In light of concerns raised recently in the media about disagreements among some FDA staff regarding the safety of angiotensin receptor blockers (ARB), the FDA is advising that patients should not stop taking ARBs without first talking to their healthcare professional. ARBs are a class of antihypertensives that block the vasoconstrictor and aldosterone-secreting effects of angiotensin II by selectively blocking the binding of angiotensin II to the AT1 receptor in many tissues, such as vascular smooth muscle and the adrenal gland.
Health complications such as stroke, heart attack, heart failure, and kidney damage can arise if high blood pressure is left untreated.
In 2010, the FDA conducted a safety review following a meta-analysis that reported a statistically significant increase in risk of cancer in patients taking an ARB compared to those not taking an ARB. Then in June 2011, the FDA released a statement concluding the evidence did not demonstrate that ARBs increases a patient’s risk of developing cancer.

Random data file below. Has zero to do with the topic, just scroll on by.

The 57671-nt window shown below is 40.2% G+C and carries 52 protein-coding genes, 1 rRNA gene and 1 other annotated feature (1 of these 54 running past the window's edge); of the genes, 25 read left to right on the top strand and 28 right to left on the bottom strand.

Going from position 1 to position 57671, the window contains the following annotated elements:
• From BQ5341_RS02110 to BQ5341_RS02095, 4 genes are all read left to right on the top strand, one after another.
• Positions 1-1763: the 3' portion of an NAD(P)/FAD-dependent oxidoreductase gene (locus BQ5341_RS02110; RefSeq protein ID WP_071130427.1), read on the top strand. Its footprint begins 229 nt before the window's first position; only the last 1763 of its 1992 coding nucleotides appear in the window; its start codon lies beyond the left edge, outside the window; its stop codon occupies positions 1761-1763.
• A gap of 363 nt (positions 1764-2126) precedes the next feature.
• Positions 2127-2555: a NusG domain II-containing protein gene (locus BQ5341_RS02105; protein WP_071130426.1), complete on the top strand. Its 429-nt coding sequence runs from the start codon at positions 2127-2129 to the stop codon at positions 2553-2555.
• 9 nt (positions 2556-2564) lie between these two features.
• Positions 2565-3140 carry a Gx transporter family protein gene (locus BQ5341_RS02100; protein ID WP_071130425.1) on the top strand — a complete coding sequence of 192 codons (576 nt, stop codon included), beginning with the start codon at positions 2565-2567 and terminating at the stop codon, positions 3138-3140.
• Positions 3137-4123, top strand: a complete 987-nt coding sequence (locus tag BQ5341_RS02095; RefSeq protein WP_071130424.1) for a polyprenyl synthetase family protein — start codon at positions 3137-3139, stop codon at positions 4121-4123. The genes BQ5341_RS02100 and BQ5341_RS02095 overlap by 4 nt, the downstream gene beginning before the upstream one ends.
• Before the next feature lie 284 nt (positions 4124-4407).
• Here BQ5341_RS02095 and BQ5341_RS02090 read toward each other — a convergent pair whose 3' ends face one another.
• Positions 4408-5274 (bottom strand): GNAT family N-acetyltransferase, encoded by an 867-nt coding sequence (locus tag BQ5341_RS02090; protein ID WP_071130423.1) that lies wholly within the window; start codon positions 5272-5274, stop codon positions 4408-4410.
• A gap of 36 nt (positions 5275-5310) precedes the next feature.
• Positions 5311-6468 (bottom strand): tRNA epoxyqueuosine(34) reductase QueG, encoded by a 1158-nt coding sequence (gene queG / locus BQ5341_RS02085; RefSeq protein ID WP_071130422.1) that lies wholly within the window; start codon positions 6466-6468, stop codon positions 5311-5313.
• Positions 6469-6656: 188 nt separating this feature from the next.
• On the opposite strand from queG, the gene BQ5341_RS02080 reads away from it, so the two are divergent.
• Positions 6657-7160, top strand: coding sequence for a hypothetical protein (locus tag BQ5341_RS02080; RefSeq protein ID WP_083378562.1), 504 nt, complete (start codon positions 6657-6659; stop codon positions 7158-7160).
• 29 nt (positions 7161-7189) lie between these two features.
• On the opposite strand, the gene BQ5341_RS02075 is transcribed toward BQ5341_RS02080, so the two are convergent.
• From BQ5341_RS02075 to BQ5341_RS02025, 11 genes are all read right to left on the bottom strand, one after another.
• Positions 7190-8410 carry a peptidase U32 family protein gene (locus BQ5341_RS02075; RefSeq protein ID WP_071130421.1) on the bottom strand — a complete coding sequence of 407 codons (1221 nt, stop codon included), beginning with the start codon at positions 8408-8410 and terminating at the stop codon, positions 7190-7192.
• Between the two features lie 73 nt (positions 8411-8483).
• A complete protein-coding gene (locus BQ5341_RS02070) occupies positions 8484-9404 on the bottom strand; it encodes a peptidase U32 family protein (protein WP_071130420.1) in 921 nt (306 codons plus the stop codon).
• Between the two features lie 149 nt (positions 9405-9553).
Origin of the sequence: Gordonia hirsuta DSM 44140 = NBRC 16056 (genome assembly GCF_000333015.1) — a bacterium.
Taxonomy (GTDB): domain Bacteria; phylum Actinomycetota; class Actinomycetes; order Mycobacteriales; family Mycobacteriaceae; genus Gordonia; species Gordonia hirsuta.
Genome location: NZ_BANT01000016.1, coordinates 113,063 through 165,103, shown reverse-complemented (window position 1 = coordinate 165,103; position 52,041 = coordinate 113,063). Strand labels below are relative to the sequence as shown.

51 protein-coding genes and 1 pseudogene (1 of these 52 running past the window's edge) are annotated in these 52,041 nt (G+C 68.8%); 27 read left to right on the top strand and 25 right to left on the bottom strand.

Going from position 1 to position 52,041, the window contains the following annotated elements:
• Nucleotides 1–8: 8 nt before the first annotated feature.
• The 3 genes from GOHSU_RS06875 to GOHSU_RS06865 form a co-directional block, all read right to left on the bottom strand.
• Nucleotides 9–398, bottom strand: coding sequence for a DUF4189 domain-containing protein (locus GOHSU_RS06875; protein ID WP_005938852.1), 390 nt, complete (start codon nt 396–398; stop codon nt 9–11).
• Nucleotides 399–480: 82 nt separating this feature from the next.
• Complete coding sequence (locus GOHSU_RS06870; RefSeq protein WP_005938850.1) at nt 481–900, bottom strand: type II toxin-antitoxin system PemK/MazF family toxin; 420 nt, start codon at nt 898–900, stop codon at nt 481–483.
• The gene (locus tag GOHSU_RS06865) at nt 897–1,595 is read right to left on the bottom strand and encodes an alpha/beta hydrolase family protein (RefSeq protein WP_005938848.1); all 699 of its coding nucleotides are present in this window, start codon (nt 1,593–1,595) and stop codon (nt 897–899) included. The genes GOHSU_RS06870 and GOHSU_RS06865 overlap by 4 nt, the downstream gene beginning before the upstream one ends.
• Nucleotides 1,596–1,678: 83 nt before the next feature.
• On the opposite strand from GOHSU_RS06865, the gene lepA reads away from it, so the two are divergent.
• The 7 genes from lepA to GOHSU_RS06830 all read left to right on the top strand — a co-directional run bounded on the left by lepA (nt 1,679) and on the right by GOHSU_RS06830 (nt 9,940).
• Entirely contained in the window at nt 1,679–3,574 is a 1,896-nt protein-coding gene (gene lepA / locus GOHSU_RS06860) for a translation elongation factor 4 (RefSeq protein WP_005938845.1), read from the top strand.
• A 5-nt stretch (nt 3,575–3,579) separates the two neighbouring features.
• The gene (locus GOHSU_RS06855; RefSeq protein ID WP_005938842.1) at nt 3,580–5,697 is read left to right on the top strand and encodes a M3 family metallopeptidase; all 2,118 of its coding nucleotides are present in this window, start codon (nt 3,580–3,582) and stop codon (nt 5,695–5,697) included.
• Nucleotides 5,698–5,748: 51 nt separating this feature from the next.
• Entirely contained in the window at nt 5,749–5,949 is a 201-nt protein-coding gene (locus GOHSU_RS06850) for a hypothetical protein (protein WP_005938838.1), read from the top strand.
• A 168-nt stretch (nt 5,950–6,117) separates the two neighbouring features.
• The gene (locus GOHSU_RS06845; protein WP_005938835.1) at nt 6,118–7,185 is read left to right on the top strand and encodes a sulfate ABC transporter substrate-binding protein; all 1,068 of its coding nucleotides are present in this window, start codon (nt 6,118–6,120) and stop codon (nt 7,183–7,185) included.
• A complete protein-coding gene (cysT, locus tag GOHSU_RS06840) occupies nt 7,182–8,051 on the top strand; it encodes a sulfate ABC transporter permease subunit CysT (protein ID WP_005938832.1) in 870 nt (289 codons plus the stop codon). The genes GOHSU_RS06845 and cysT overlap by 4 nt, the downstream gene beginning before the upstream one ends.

Currently available ARBs include Atacand (candesartan cilexetil; AstraZeneca), Avapro (irbesartan; Sanofi Aventis), Benicar (olmesartan; Daiichi Sankyo); Cozaar (losartan potassium; Merck), Diovan (valsartan; Novartis), Micardis (telmisartan; Boehringer Ingelheim), and Teveten (eprosartan; AbbVie). Combination ARBs include Atacand HCT (candesartan and HCTZ; AstraZeneca), Avalide (irbesartan and HCTZ; Sanofi Aventis), Azor (olmesartan and amlodipine; Daiichi Sankyo), Benicar HCT (olmesartan and HCTZ; Daiichi Sankyo), Diovan HCT (valsartan and HCTZ; Novartis), Exforge (valsartan and amlodipine; Novartis), Exforge HCT (valsartan, amlodipine, and HCTZ; Novartis), Hyzaar (losartan and HCTZ; Merck), Micardis HCT (telmisartan and HCTZ; Boehringer Ingelheim), Teveten HCT (eprosartan and HCTZ; AbbVie), Twynsta (telmisartan and amlodipine; Boehringer Ingelheim), and Valturna (valsartan and aliskiren; Novartis).
For more information visit the FDA website.